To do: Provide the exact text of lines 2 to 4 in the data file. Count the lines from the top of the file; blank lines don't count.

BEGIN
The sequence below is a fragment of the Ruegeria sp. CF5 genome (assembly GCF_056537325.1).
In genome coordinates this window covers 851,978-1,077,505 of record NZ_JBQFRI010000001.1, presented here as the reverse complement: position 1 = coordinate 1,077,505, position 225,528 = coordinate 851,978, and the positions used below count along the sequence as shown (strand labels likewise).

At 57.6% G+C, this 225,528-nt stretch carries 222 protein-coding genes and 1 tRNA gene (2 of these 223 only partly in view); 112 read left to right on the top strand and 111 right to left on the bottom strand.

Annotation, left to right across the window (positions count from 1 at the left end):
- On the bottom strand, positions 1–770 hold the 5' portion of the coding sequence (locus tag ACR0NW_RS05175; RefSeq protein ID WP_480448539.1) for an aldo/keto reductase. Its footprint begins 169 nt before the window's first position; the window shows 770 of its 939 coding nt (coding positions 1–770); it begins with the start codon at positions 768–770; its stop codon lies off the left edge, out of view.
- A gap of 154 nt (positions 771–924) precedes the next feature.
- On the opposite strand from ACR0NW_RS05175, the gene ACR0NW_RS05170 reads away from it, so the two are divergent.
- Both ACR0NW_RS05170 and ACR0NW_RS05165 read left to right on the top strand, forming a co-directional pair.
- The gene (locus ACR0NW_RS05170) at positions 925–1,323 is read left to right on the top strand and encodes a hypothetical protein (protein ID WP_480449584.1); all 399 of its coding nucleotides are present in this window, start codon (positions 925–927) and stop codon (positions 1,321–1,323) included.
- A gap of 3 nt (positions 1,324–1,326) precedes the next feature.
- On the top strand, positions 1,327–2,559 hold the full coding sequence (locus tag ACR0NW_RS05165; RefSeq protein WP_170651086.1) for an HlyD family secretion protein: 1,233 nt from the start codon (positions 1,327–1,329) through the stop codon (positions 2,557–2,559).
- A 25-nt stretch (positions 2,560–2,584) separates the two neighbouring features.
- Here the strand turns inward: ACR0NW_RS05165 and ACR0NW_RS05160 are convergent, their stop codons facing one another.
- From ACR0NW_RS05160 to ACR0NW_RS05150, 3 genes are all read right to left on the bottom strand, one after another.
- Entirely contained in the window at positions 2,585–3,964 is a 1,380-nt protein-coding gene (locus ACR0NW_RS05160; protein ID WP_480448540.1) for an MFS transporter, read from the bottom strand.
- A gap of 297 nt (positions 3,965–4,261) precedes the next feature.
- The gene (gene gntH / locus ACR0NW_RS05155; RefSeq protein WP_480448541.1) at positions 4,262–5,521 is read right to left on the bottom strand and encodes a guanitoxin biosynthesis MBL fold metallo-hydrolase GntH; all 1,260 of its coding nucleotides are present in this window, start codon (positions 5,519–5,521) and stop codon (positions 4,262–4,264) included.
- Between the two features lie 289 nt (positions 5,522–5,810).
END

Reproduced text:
In genome coordinates this window covers 851,978-1,077,505 of record NZ_JBQFRI010000001.1, presented here as the reverse complement: position 1 = coordinate 1,077,505, position 225,528 = coordinate 851,978, and the positions used below count along the sequence as shown (strand labels likewise).

At 57.6% G+C, this 225,528-nt stretch carries 222 protein-coding genes and 1 tRNA gene (2 of these 223 only partly in view); 112 read left to right on the top strand and 111 right to left on the bottom strand.

Annotation, left to right across the window (positions count from 1 at the left end):